Lost in this month’s furor about the use of animals in some of the works in the Guggenheim’s exhibition Art and China after 1989: Theater of the World, which led to the removal of three installations, is another troubling aspect: of more than 70 artists on view in that show, only 10 are women; one of those, Sarah Morris, is not even Chinese. Certainly, the curators could have done more to redress this imbalance, but it’s impossible to entirely erase the history of discrimination in the Chinese art scene during the period under consideration. The fact remains that in the 1990s and early 2000s, due to the influence of the old boys’ networks in Beijing, Shanghai, and Guangzhou, very few women were allowed to emerge as artists. Only now is this beginning to change.
Lin Tianmiao stands out as a woman who gained recognition as an artist early on and remains to this day perhaps the most famous woman artist in China: she has been featured in every major exhibition of Chinese contemporary art in the past twenty years (and is included in the Guggenheim show). For more than two decades she has employed labor-intensive needlework — embroidery, thread winding, braiding, and wrapping — to address an array of women’s issues. This strategy has led many western curators to feature Lin in important surveys of “feminist” art, despite her own ambivalence about the term. Regardless of labels, Lin makes works that powerfully communicate the female experience, often by taking a small gesture of domesticity and magnifying it to an epic scale.
In her current installation, Protruding Patterns, Lin takes over the vast floor of the main room of Galerie Lelong and covers it with a massive carpet, which is made up of dozens of vintage carpets sewn together into one field. On top of this patterned plane, the artist had teams of women embroider words, so thickly and with such dimension that they bulge off the surface to a height of three inches. The words are all English and Chinese terms for “woman,”— 120 phrases from “Beauty Queen” to “Cunt” to “Cherry” to “Milf — culled from an initial selection of over 2,000 taken from the internet and stitched in shades of bright pink and red.
This field of vernaculars viscerally engages viewers. If, on the one hand, it can be surprising and humorous to stumble on terms like “Soccer Mom” or “Queen Bee,” it can be downright disturbing on the other to contemplate the origins of phrases like “Buckle Bunny” or “Sea Donkey.” This is not an amalgamation of curse words or slurs—there are as many positive references as there are derogatory terms. Still, it is impossible to navigate this carpet without stepping on words for “woman,” a necessity that may be intended to be empowering but is also a bit demeaning. Truth be told, these phrases all make me equally uncomfortable. Positive or negative, they embody stereotypes about women that are embedded in our psyches. By positioning them beneath our feet, Lin Tianmiao invites us to look at these terms from a different vantage point, perhaps asking us to rub them out once and for all. Navigating this obstacle course is as treacherous ignoring the residual power that these attitudes convey. It is typical of this Lin’s talent that the overall work is beautiful to behold, filling the gallery with a brightly hued spectacle. But her true talent is that she makes us think about the ordinary and commonplace in a new way, creating a site where we can question the pervasiveness of oppressive language and terminology.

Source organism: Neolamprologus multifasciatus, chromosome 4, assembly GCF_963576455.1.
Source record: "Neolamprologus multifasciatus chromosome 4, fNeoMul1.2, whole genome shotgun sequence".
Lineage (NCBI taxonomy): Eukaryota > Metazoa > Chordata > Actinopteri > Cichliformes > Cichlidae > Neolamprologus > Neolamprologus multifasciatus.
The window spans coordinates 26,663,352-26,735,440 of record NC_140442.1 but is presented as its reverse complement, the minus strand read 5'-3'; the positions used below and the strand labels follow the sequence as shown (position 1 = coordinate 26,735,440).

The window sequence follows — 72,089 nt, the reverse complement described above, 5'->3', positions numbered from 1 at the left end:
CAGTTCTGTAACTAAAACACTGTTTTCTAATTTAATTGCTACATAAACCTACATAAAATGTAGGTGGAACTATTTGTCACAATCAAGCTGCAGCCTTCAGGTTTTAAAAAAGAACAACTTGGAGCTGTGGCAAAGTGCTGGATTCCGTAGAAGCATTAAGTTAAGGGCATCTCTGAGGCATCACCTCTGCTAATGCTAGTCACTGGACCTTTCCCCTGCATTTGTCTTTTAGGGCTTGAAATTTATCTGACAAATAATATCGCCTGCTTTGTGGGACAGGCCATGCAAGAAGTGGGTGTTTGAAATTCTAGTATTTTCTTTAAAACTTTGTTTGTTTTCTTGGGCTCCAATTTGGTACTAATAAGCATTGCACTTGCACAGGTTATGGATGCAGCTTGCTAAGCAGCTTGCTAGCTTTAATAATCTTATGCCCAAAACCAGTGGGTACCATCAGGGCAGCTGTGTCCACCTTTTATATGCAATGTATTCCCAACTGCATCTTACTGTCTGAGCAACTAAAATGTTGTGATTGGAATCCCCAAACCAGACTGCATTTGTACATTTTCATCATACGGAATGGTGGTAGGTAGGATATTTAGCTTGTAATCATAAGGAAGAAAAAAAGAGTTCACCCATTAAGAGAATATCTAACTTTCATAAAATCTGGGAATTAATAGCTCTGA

It would have been great if Protruding Patterns were the only work in the gallery, filling the floor from the entrance so that you had to step on the carpet to enter the space. Instead, the front of the gallery contained a selection of smaller works whose power could not match the seductiveness of the massive carpet. Of these, the best were discrete sculptures on pedestals which were in themselves a kind of Duchampian play on words. “Taking the Temperature” (2016), for example, was made of a ordinary thermometer protruding from a marble version of a femur. “Iron” (2016), covered the face of a marble skull with an old-fashioned, non-electric ironing device. These works displayed Lin’s sense of the uncanny but not her capacity to evoke a range of emotions. Better to return to the textures and colors of her magnificent carpet, which traps us with its ingenuity and disarms us with its humor.
A walkthrough of the exhibition with the artist and Michelle Yun, Curator of Modern and Contemporary art at the Asia Society Museum, will take place October 7, at 5pm, at Galerie Lelong in Chelsea (528 West 26th Street in Manhattan). Protruding Patterns continues through October 21.